To appeal to the lawyerly mind, we start with a set of facts.  Key among facts in therapy is that emotions exist, that they are not good or bad (especially not bad), and that they always have a function and serve a purpose.  We veer away from the factual circumstances (i.e., who did what to whom) and look at what lies beneath them.  We try to avoid taking positions based on those facts, but instead understand motivations.  The analytical piece is to determine what emotions are at play in a given situation, where those emotions come from, and how they are affecting behavior.  When broken down in this way, even a lawyer can usually point to certain feelings that have led to behaviors, circumstances and positions.

In this way, we are “drilling down” to the metadata in a conflict.  We create an argument for change that is based, not on facts and circumstances or arbitrary notions of right and wrong, but rather on motivational foundations.  In other words, once a lawyer (or anyone) is able to understand what she wants and why she wants it, she presents a much more forceful reason for getting it.  If the goal is greater happiness, breaking down exactly what happiness means, the causes of unhappiness, and possible means to increase happiness, leads to logical analytically supported steps to take in order to obtain improvement.  It provides reason for change.

When I take a lawyer through this kind of analysis, it becomes easier to accept that change is necessary.  He becomes less wedded to a position and more willing to compromise for the sake of achieving an ultimate goal.  He can then go about making the necessary changes to solve problems and meet goals.  And that is what therapy is all about, for anyone.

What do you think?  Have you been told to “Stop being such a lawyer?”  How did you react to that?  More importantly, what was that person saying about your behavior?  As always, all comments are welcome and encouraged.

Andrew D. Kang, JD, LICSW, is a former attorney turned licensed psychotherapist.  His practice, Boston Professionals Counseling, LLC, focuses on helping attorneys and professionals with the issues they face and is located in Boston, Massachusetts.  Contact him at andy@bostonprofessionalscounseling.com or visit his website at www.bostonprofessionalscounseling.com

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Think Like a Lawyer (But Don’t Feel)

Think Like a Lawyer (But Don’t Feel)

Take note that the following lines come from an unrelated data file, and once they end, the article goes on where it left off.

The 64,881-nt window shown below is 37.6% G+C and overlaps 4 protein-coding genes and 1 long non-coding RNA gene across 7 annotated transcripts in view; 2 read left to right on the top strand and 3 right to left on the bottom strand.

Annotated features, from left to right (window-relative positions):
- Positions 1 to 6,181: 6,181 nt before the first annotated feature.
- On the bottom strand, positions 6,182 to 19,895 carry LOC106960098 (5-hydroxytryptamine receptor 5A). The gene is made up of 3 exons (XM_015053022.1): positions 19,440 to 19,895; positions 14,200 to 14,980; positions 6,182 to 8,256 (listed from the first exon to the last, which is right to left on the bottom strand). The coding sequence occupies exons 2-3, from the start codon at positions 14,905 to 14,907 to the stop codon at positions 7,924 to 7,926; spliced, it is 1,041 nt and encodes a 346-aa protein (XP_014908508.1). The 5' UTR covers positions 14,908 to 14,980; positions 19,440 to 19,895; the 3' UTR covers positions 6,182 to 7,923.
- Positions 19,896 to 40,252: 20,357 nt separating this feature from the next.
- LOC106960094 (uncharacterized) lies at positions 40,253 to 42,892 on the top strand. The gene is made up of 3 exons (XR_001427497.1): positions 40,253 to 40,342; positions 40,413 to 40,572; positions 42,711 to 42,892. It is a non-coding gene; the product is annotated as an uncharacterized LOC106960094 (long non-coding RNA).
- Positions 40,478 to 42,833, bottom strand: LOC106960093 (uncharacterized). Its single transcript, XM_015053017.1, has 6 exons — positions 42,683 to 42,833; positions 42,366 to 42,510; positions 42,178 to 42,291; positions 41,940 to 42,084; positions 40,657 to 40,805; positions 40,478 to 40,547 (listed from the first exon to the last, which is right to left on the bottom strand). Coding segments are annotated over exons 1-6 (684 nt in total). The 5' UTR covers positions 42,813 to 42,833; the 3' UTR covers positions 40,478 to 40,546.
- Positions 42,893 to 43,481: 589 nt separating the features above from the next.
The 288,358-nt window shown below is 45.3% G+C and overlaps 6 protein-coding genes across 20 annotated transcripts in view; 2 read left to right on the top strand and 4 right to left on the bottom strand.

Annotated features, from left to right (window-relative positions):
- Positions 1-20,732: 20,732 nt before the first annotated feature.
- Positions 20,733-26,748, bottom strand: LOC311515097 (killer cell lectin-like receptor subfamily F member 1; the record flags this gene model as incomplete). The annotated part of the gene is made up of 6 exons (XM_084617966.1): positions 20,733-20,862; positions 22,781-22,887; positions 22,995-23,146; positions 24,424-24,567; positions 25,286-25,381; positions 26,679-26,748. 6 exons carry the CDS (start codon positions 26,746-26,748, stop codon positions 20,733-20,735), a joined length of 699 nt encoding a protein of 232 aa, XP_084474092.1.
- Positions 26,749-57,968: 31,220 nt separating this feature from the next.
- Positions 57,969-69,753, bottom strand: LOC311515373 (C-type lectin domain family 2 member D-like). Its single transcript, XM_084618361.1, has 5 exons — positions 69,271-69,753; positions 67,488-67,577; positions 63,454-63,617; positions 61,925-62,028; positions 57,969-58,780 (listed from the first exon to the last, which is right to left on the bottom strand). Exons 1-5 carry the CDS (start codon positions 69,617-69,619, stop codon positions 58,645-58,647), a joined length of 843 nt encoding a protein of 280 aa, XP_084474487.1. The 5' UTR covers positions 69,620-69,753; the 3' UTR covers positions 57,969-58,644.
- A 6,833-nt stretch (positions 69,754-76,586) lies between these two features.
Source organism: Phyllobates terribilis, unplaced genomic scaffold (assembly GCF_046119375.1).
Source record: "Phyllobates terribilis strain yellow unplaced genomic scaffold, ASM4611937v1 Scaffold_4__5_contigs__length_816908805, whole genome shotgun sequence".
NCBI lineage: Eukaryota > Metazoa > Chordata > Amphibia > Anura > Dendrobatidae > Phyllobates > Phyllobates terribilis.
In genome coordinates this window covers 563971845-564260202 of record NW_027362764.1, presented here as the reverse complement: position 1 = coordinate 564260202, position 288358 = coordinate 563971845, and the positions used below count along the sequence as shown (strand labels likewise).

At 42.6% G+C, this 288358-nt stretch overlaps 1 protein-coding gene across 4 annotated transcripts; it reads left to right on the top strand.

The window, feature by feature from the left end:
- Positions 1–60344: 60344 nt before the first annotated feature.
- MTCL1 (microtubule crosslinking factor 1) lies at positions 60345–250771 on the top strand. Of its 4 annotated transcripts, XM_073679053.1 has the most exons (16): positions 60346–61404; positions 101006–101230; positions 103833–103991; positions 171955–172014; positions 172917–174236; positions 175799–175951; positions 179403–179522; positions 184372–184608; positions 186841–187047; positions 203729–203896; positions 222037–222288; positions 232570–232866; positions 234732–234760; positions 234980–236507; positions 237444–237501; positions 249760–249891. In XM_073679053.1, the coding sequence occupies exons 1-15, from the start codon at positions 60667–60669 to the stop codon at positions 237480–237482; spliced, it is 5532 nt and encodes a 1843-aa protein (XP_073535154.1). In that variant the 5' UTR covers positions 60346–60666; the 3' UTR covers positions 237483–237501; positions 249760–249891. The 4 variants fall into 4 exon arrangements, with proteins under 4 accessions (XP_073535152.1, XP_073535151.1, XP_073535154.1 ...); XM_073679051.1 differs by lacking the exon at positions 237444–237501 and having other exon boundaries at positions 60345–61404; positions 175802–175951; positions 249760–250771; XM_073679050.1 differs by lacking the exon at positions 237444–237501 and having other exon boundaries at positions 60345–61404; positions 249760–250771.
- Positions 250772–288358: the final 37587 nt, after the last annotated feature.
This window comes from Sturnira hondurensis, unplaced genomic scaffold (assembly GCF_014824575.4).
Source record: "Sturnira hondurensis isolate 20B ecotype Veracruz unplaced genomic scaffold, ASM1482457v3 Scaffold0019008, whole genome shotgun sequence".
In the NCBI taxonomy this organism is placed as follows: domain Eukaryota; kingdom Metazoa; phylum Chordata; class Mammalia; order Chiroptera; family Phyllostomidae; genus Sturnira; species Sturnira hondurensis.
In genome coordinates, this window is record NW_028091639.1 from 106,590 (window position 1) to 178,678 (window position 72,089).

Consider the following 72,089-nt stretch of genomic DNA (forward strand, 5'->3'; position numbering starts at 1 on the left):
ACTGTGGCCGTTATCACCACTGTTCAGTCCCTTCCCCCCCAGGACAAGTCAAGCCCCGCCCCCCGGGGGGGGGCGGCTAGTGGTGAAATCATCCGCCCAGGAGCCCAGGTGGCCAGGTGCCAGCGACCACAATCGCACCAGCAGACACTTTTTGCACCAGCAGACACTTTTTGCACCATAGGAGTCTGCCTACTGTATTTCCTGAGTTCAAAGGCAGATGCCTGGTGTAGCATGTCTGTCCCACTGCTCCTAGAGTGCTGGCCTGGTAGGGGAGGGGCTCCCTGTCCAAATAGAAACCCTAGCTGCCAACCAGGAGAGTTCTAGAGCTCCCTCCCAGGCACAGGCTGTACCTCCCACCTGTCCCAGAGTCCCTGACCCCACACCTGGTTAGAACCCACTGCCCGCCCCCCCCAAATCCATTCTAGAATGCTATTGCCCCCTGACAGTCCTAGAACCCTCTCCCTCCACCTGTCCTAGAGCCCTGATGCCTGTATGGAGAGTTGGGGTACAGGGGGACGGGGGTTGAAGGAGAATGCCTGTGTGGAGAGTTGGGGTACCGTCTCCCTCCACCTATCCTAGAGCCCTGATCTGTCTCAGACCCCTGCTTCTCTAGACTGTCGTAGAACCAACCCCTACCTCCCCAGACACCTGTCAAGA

“Don’t think… Feel.”  – Bruce Lee

Recently, I attended my 15th year law school reunion.  It was great to see old friends, renew lost connections, and make new ones.  I struck up a conversation with a classmate about her career path through law after law school.  I recall her as being extremely accomplished in school, confident, and ultimately finishing at the top of our class.   We both noted that, while we learned a lot in law school, we did not learn how to practice law.  Knowing how to practice only came after doing it. And doing it, and doing it.  Then she said, “Well, law school did teach me to think like a lawyer.”  I had heard this sentiment before.  What we learned in law school was not the nuts and bolts of practice, but a certain analytical framework.  We learned to take an issue, deconstruct it, examine it objectively from all sides, and come up with well-reasoned arguments for or against a particular position.  Logic governs the analysis.  Each argument follows from the last, which follows from the facts.  It is a simple framework with simple rules.  As students, we then opened up the old casebooks and applied those rules to old facts and used our new lingo in an effort to be persuasive.  After emulating enough Learned Hand and Louis Brandeis, we eventually learned to think like lawyers.

And it does seem the case that lawyers tend to think in a certain way.  Non-lawyers frequently point out the propensity to argue, to take the other side of any debate just for the sake of it, and the tenacious desire to be right, as common aspects of the lawyer personality.  There is also the cool objectivity encouraged by the nature of the analytical framework itself.  We are taught to look at things dispassionately, and to argue from a place of logic rather than emotion.  The framework teaches that our arguments are more persuasive if they do not rely upon inherently unreliable emotions.  Another way to look at it is that emotions cannot be trusted; that because they feel so, well, emotional, they are dangerous to a watertight logical argument.  And so we are taught that it is improper, and indeed bad form, to make emotional arguments in a legal context.  It just isn’t done.